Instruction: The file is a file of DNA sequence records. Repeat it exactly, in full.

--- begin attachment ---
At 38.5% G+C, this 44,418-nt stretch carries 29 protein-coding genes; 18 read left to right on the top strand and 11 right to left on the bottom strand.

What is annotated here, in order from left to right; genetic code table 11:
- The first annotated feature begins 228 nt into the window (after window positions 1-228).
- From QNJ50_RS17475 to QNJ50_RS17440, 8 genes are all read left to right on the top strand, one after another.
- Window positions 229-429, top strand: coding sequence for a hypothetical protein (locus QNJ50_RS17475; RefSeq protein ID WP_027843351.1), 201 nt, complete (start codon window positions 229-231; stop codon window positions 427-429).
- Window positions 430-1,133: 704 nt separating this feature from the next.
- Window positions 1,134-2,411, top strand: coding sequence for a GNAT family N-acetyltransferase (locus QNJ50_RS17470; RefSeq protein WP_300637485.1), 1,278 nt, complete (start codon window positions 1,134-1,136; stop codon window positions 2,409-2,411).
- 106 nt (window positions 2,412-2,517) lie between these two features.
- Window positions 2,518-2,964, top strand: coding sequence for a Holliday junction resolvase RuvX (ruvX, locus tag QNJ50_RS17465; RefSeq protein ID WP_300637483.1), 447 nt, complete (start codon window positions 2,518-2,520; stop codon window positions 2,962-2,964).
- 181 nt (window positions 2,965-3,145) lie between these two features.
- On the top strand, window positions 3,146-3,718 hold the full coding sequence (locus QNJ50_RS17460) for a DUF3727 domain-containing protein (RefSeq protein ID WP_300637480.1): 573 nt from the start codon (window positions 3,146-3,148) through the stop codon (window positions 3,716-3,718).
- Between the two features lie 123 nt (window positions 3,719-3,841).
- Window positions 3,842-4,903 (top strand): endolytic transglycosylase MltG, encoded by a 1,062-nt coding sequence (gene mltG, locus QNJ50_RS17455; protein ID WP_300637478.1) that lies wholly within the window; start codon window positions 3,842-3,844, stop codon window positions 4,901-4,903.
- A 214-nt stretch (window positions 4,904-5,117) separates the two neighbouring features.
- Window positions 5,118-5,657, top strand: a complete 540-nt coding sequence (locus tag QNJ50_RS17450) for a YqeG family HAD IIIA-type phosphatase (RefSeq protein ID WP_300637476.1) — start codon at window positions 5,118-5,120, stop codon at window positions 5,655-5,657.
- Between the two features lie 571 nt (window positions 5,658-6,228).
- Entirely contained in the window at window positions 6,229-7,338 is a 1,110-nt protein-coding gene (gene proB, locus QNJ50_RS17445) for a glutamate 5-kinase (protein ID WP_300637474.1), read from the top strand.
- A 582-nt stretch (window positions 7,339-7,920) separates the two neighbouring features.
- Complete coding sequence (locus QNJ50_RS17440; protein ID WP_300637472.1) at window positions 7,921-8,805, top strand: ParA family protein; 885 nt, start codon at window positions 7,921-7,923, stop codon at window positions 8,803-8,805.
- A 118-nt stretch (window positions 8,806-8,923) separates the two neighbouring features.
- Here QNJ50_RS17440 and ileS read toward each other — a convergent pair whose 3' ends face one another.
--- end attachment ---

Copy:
At 38.5% G+C, this 44,418-nt stretch carries 29 protein-coding genes; 18 read left to right on the top strand and 11 right to left on the bottom strand.

What is annotated here, in order from left to right; genetic code table 11:
- The first annotated feature begins 228 nt into the window (after window positions 1-228).
- From QNJ50_RS17475 to QNJ50_RS17440, 8 genes are all read left to right on the top strand, one after another.
- Window positions 229-429, top strand: coding sequence for a hypothetical protein (locus QNJ50_RS17475; RefSeq protein ID WP_027843351.1), 201 nt, complete (start codon window positions 229-231; stop codon window positions 427-429).
- Window positions 430-1,133: 704 nt separating this feature from the next.
- Window positions 1,134-2,411, top strand: coding sequence for a GNAT family N-acetyltransferase (locus QNJ50_RS17470; RefSeq protein WP_300637485.1), 1,278 nt, complete (start codon window positions 1,134-1,136; stop codon window positions 2,409-2,411).
- 106 nt (window positions 2,412-2,517) lie between these two features.
- Window positions 2,518-2,964, top strand: coding sequence for a Holliday junction resolvase RuvX (ruvX, locus tag QNJ50_RS17465; RefSeq protein ID WP_300637483.1), 447 nt, complete (start codon window positions 2,518-2,520; stop codon window positions 2,962-2,964).
- 181 nt (window positions 2,965-3,145) lie between these two features.
- On the top strand, window positions 3,146-3,718 hold the full coding sequence (locus QNJ50_RS17460) for a DUF3727 domain-containing protein (RefSeq protein ID WP_300637480.1): 573 nt from the start codon (window positions 3,146-3,148) through the stop codon (window positions 3,716-3,718).
- Between the two features lie 123 nt (window positions 3,719-3,841).
- Window positions 3,842-4,903 (top strand): endolytic transglycosylase MltG, encoded by a 1,062-nt coding sequence (gene mltG, locus QNJ50_RS17455; protein ID WP_300637478.1) that lies wholly within the window; start codon window positions 3,842-3,844, stop codon window positions 4,901-4,903.
- A 214-nt stretch (window positions 4,904-5,117) separates the two neighbouring features.
- Window positions 5,118-5,657, top strand: a complete 540-nt coding sequence (locus tag QNJ50_RS17450) for a YqeG family HAD IIIA-type phosphatase (RefSeq protein ID WP_300637476.1) — start codon at window positions 5,118-5,120, stop codon at window positions 5,655-5,657.
- Between the two features lie 571 nt (window positions 5,658-6,228).
- Entirely contained in the window at window positions 6,229-7,338 is a 1,110-nt protein-coding gene (gene proB, locus QNJ50_RS17445) for a glutamate 5-kinase (protein ID WP_300637474.1), read from the top strand.
- A 582-nt stretch (window positions 7,339-7,920) separates the two neighbouring features.
- Complete coding sequence (locus QNJ50_RS17440; protein ID WP_300637472.1) at window positions 7,921-8,805, top strand: ParA family protein; 885 nt, start codon at window positions 7,921-7,923, stop codon at window positions 8,803-8,805.
- A 118-nt stretch (window positions 8,806-8,923) separates the two neighbouring features.
- Here QNJ50_RS17440 and ileS read toward each other — a convergent pair whose 3' ends face one another.